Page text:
Collins Aerospace Systems announced today at HAI’s HeliExpo that the Goodrich 44318, its newest rescue hoist, has been selected by a trio of California aerial firefighting agencies to equip their latest helicopters. The Los Angeles County Fire Department and California Department of Forestry and Fire Protection (CAL Fire) have chosen the unit for their new S-70i Firehawks, while the Santa Barbara County Fire Department will install the hoist in an HH-60L Blackhawk helicopter it is having converted to firefighting configuration.
The 44318 hoist is an advance to the 44311, which has been operating on L.A. County’s S-70s since they entered service nearly 20 years ago and meets current regulatory standards for human external cargo (HEC)—more stringent requirements that allow work crew members or rescue responders to remain on the cable longer for transport or emergency missions. The hoist features a 600-pound-maximum lift load and allows operators to make continuous rescues without a required cool-down period.
The 44318 and its sister 44316 (differing only in AC or DC current operation) are the only HEC-certified hoists on the market and are in service on several platforms, including the Leonardo AW189, AW169, and AW139; Airbus EC225; and Mitsubishi Heavy Industries UH-60J.
“As Firehawk fleets expand, Collins Aerospace is proud that operators continue to equip them with Goodrich rescue hoists,” noted Nicholas Demogines, Collins’s director of business development for its hoist and winch unit. He added that the company is honored to deliver its customers innovative, reliable solutions to support their life-saving missions. “With decades of experience and more than 7,000 airborne hoists throughout the global fleet, Collins is a leader in the helicopter hoist rescue community.”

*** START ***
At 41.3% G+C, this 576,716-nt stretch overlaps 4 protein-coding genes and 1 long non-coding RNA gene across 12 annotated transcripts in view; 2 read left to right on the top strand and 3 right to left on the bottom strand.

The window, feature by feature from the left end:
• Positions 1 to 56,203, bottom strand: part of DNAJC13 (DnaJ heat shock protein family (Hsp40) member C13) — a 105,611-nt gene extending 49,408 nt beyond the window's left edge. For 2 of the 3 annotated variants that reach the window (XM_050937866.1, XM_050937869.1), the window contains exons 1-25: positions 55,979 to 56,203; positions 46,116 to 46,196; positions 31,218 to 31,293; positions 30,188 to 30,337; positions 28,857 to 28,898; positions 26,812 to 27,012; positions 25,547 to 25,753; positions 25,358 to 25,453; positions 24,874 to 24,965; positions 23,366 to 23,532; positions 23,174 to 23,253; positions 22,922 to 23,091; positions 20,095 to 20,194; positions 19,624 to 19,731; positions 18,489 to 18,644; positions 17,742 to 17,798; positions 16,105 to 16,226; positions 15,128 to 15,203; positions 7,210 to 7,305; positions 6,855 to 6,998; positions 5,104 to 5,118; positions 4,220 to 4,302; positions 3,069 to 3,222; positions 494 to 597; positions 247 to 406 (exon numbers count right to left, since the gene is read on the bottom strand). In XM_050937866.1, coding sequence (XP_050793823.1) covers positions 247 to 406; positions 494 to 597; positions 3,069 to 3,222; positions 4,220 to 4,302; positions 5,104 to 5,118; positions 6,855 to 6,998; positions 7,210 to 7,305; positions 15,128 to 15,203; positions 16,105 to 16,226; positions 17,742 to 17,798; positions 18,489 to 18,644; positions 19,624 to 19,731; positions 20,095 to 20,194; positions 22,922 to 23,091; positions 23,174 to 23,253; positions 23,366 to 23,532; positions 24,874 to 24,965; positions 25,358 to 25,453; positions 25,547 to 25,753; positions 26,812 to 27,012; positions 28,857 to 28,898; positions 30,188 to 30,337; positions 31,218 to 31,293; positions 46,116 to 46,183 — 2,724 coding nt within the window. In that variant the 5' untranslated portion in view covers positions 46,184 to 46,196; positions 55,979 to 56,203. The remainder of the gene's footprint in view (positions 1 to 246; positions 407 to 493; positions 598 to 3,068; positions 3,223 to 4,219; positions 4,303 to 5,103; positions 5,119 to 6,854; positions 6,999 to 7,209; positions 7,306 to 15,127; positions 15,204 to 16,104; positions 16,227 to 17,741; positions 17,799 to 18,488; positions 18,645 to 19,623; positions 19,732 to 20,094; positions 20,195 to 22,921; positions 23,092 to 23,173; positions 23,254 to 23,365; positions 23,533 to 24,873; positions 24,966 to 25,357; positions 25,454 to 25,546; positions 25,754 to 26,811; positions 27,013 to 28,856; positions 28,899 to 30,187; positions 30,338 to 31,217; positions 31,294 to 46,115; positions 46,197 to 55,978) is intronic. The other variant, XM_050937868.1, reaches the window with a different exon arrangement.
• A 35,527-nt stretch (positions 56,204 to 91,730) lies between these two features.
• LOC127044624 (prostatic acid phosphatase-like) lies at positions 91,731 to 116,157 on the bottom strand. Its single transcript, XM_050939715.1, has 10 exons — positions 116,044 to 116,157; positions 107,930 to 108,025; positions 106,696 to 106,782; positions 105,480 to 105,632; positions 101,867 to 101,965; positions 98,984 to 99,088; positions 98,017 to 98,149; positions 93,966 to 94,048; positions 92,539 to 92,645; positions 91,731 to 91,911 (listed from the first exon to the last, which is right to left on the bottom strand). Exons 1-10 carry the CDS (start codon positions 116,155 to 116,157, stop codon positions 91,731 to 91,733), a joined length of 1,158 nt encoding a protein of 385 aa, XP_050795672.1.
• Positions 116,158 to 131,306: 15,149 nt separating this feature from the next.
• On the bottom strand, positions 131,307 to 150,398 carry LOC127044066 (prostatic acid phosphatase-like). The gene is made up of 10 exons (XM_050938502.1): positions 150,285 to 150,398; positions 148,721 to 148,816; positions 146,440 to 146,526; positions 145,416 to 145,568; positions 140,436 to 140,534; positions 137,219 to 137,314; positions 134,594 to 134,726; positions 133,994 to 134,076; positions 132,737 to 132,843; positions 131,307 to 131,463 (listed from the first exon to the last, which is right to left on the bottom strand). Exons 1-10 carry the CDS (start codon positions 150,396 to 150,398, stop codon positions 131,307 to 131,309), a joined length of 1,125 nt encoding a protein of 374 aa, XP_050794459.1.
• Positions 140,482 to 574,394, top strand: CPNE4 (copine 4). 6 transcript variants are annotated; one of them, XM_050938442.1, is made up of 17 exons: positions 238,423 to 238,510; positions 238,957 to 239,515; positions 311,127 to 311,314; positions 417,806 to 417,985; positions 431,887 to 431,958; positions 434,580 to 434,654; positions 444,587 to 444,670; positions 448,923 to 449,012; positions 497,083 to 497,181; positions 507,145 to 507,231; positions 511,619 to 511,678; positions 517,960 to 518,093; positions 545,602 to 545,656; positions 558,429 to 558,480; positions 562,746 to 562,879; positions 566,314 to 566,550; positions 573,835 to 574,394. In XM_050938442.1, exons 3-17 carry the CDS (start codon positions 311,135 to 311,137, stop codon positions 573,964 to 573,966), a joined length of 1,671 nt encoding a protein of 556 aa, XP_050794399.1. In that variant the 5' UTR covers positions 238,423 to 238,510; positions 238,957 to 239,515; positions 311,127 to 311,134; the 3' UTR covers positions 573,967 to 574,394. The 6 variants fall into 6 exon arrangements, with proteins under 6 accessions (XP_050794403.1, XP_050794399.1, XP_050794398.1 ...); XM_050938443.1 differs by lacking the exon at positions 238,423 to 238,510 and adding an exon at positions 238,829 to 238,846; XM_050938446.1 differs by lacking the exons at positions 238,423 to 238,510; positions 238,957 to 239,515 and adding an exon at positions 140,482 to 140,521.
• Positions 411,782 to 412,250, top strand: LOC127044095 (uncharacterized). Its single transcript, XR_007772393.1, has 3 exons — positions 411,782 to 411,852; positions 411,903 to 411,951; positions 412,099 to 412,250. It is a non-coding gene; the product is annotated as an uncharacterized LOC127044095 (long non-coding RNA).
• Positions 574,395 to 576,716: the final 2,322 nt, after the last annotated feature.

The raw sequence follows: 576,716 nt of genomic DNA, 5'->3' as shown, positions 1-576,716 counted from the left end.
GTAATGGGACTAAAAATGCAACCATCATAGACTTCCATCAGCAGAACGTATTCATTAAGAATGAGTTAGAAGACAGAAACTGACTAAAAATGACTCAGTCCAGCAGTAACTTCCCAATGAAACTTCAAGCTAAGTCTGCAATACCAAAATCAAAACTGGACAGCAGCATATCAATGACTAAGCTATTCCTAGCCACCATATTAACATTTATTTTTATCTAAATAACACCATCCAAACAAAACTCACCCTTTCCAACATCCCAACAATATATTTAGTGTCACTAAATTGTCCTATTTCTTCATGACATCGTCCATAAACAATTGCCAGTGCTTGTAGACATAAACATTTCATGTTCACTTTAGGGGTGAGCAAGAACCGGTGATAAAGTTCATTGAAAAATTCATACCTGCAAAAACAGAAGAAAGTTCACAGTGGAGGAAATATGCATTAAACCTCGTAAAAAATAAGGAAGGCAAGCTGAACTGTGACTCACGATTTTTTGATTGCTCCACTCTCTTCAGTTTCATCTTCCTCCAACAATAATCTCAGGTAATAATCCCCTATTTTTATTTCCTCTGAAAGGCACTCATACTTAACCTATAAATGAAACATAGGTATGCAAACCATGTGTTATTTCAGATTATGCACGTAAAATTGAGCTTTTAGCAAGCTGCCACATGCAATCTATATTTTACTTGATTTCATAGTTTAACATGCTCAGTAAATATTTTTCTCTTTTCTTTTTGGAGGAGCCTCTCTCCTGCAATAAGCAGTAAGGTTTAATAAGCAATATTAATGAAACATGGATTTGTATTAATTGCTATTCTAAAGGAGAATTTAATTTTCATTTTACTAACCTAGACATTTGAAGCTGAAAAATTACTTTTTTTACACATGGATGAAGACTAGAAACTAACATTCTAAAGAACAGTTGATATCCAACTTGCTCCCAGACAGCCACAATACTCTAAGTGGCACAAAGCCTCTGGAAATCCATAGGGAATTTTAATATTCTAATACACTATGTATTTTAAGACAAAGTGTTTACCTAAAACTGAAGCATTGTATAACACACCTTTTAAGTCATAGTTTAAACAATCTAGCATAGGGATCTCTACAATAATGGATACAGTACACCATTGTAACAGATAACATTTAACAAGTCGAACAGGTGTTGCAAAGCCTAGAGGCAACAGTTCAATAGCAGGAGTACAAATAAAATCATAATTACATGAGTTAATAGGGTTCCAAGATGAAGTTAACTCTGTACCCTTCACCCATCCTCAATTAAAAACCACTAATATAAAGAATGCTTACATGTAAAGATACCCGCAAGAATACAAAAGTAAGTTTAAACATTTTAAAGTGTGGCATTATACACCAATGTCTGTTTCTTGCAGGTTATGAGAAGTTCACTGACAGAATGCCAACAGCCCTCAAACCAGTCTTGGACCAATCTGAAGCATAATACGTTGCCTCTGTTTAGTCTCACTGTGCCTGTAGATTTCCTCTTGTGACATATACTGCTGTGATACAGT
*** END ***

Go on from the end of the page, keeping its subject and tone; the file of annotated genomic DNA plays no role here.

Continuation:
The Goodrich winch and hoist unit joined Collins a little more than a year ago as part of the merger with UTC Aerospace Systems. It began in the 1970s as Western Gear, which was acquired by Lucas Aerospace, which was in turn bought by TRW. Goodrich later owned the business, which still retains the brand name for its hoist and winch product lines.
Today, the hoist and winch division has merged with the company’s cargo activities as part of Collins’s mechanical-systems business unit, which also includes actuators, landing gear, and propellers. “The names change, but the products are still out there,” said Demogines, during a pre-HeliExpo media tour of the company’s Brea, California, engineering, assembly, and MRO facility. “We still see Western Gear products coming back, so they are in operation around the world.” Over its more than 40 years of existence, the company has been a pioneer in the evolution of the helicopter rescue hoist, from the initial internal units to external and then hydraulic and electric units to the current HEC-rated models, which are being used for missions beyond search and rescue. Other applications include servicing offshore wind turbines and power lines, as well as transferring harbor pilots to and from ocean-going vessels.